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26-story mixed-use tower planned at Taylor & Fifth in downtown Fort Worth

Jetta Operating Co., a 24-year-old privately held oil and gas company in Fort Worth, and a related entity plan a 26-story mixed-use tower downtown at Taylor and Fifth streets on a site once owned by the Star-Telegram.

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UPDATE: Six candidates file for two Water Board seats

Six candidates have filed for the two open seats on the Tarrant Regional Water Board, setting up a battle that could potentially shift the balance of power on the board and the priorities of one of the largest water districts in Texas.

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Fort Worth breaks ground on $8.6 million South Main renovation

Fort Worth Near Southsiders and city officials broke ground Monday on the 18-month rebuild of South Main Street between Vickery Boulevard and West Magnolia Avenue.

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Body-camera maker has financial ties to former Fort Worth police chief, others

IOWA CITY, Iowa (AP) — Taser International, the stun-gun maker emerging as a leading supplier of body cameras for police, has cultivated financial ties to police chiefs whose departments have bought the recording devices, raising a host of conflict-of-interest questions.

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Fort Worth Police association planning 25,000-square-foot offices

The POA, which recently demolished its one-story building at 904 Collier St. near downtown, is planning a five-story replacement.

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Feds: Energy mining's disposal wells may have role in Oklahoma's earthquakes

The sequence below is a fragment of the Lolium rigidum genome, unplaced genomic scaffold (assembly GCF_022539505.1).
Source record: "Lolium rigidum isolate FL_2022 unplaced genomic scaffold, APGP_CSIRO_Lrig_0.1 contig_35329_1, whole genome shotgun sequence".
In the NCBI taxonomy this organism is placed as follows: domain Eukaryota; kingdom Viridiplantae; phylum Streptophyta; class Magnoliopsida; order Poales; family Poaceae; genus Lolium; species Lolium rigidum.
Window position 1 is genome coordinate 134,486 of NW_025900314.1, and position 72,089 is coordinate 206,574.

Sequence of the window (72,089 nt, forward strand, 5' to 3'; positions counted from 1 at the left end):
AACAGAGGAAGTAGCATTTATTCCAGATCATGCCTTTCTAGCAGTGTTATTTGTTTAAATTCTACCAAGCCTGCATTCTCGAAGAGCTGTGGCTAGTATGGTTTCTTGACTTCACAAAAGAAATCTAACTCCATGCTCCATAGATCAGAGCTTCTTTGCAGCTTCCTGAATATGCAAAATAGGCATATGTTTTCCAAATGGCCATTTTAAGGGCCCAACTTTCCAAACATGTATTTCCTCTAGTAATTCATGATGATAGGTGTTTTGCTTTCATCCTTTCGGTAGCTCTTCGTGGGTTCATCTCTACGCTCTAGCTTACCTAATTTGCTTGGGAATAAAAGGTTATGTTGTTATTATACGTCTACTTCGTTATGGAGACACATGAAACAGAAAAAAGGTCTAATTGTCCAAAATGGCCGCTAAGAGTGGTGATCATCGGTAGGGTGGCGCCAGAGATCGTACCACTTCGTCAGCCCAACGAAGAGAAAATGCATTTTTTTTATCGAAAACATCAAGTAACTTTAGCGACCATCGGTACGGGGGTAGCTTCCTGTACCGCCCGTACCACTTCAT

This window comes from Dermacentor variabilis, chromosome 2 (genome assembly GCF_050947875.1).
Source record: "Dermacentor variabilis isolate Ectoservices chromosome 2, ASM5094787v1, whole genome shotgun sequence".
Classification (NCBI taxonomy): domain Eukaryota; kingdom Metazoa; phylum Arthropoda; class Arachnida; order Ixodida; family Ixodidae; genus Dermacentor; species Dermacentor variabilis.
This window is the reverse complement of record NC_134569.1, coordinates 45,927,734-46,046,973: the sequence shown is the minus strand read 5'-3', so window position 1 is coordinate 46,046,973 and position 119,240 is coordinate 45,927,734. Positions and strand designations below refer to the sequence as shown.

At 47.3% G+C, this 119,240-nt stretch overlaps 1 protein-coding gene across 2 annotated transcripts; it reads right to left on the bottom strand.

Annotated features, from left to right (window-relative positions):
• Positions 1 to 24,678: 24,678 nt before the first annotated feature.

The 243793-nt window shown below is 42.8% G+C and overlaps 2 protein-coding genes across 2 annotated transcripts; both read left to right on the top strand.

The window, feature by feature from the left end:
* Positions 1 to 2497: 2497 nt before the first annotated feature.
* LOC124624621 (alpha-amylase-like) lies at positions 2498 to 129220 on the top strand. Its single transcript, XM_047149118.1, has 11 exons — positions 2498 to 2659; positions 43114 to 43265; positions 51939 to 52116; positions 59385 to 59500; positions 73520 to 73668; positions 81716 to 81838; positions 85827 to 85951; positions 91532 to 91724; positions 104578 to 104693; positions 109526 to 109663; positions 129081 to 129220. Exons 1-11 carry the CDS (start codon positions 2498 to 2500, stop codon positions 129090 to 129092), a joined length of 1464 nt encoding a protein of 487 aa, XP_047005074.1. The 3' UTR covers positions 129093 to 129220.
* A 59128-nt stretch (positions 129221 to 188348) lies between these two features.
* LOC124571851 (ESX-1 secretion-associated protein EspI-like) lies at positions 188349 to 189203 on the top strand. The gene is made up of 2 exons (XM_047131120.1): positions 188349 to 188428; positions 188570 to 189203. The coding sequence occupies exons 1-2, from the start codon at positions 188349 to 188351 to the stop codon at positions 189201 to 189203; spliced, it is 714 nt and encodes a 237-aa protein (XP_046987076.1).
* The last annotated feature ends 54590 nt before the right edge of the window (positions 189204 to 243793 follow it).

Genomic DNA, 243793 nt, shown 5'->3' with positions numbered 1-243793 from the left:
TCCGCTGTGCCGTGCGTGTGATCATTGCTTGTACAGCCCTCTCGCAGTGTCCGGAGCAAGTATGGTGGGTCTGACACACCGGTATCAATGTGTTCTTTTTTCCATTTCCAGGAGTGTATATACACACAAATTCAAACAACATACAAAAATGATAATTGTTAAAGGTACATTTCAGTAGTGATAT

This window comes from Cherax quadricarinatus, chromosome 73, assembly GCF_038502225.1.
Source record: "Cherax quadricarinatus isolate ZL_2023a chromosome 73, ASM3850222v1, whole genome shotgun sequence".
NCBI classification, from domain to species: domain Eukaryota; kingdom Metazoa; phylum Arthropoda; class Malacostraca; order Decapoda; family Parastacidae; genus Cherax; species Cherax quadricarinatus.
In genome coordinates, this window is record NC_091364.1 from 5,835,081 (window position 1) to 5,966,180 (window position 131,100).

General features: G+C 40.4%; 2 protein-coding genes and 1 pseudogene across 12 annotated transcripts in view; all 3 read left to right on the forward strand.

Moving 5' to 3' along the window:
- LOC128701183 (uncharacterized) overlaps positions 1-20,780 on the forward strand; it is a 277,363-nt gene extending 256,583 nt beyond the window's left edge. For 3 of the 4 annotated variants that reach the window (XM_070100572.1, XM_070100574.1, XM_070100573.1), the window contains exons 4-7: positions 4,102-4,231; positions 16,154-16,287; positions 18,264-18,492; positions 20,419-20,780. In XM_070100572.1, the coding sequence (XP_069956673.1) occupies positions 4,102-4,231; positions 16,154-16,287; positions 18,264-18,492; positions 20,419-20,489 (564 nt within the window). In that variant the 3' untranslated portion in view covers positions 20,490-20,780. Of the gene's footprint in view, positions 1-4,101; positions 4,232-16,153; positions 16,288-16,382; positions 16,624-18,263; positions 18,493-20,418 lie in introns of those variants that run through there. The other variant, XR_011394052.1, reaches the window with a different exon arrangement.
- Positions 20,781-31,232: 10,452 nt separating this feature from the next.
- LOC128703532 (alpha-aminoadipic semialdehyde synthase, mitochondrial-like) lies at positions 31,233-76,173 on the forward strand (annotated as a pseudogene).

Between last October and April 14, Oklahoma experienced 183 quakes of magnitude 3.0 or greater, the USGS and Oklahoma Geological Survey said. That is an increase from the state's long-term average from 1978 to 2008 of only two magnitude 3.0 or larger quakes per year.
Credit: USGS

Michael Martinez

CNN

(CNN) -- The oil and gas industry's injection of wastewater deep into the Earth is "a likely contributing factor" to the 50% increase in Oklahoma earthquakes since October, the U.S. Geological Survey said.

The jump in temblors significantly increases the chance for a damaging quake -- 5.5 magnitude or greater -- in the Great Plains state, the federal agency said.

"As a result of the increased number of small and moderate shocks, the likelihood of future, damaging earthquakes has increased for central and north-central Oklahoma," the USGS said Monday.

The increase in earthquakes "do not seem to be due to typical, random fluctuations in natural seismicity rates," a recent USGS statistical analysis found.

Rather, a finding by the USGS and the Oklahoma Geological Survey "indicates that a likely contributing factor to the increase in earthquakes is wastewater disposal by injection into deep geologic formations," the USGS said.

The Oklahoma Independent Petroleum Association, however, urged a wait-and-see approach in judging the USGS's assertions.

"Because crude oil and natural gas is produced in 70 of Oklahoma's 77 counties, any seismic activity within the state is likely to occur near oil and natural gas activity. The OIPA and the oil and gas industry as a whole support the continued study of Oklahoma's increased seismic activity, but a rush to judgment provides no clear understanding of the causes," the industry group said.

Between last October and April 14, the state experience 183 quakes of magnitude 3.0 or greater, the USGS and Oklahoma Geological Survey said. That is an increase from the state's long-term average from 1978 to 2008 of only two magnitude 3.0 or larger quakes per year.

"The water injection can increase underground pressures, lubricate faults and cause earthquakes -- a process known as injection-induced seismicity," the USGS said. "Much of this wastewater is a byproduct of oil and gas production and is routinely disposed of by injection into wells specifically designed and approved for this purpose."

To better gauge the increased quakes, the USGS and Oklahoma officials have added monitoring stations, which now stand at 15 permanent facilities and 17 temporary stations, the agency said.

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